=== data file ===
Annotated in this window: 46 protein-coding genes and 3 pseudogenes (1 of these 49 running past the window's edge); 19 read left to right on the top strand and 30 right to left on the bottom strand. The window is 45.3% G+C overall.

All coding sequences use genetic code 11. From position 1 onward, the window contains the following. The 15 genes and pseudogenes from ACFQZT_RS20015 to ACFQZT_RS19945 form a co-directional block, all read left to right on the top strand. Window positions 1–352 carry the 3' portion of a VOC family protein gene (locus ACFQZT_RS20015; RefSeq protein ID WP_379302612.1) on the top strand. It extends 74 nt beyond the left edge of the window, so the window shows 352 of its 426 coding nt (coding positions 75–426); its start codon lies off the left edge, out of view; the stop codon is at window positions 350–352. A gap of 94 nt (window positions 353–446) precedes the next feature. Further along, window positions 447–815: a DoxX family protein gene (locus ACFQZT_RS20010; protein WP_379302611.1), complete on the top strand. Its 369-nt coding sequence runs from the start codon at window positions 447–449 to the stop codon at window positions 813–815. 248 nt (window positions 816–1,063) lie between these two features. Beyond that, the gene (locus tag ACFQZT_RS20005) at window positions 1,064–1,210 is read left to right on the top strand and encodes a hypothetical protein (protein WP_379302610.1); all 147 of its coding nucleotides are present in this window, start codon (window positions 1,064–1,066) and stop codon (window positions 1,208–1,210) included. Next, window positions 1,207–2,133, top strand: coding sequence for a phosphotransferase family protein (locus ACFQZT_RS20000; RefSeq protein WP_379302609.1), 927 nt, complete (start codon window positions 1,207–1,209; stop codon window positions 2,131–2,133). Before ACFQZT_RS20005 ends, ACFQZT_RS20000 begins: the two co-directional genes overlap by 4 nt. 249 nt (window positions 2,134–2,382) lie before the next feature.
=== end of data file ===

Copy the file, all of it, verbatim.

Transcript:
Annotated in this window: 46 protein-coding genes and 3 pseudogenes (1 of these 49 running past the window's edge); 19 read left to right on the top strand and 30 right to left on the bottom strand. The window is 45.3% G+C overall.

All coding sequences use genetic code 11. From position 1 onward, the window contains the following. The 15 genes and pseudogenes from ACFQZT_RS20015 to ACFQZT_RS19945 form a co-directional block, all read left to right on the top strand. Window positions 1–352 carry the 3' portion of a VOC family protein gene (locus ACFQZT_RS20015; RefSeq protein ID WP_379302612.1) on the top strand. It extends 74 nt beyond the left edge of the window, so the window shows 352 of its 426 coding nt (coding positions 75–426); its start codon lies off the left edge, out of view; the stop codon is at window positions 350–352. A gap of 94 nt (window positions 353–446) precedes the next feature. Further along, window positions 447–815: a DoxX family protein gene (locus ACFQZT_RS20010; protein WP_379302611.1), complete on the top strand. Its 369-nt coding sequence runs from the start codon at window positions 447–449 to the stop codon at window positions 813–815. 248 nt (window positions 816–1,063) lie between these two features. Beyond that, the gene (locus tag ACFQZT_RS20005) at window positions 1,064–1,210 is read left to right on the top strand and encodes a hypothetical protein (protein WP_379302610.1); all 147 of its coding nucleotides are present in this window, start codon (window positions 1,064–1,066) and stop codon (window positions 1,208–1,210) included. Next, window positions 1,207–2,133, top strand: coding sequence for a phosphotransferase family protein (locus ACFQZT_RS20000; RefSeq protein WP_379302609.1), 927 nt, complete (start codon window positions 1,207–1,209; stop codon window positions 2,131–2,133). Before ACFQZT_RS20005 ends, ACFQZT_RS20000 begins: the two co-directional genes overlap by 4 nt. 249 nt (window positions 2,134–2,382) lie before the next feature.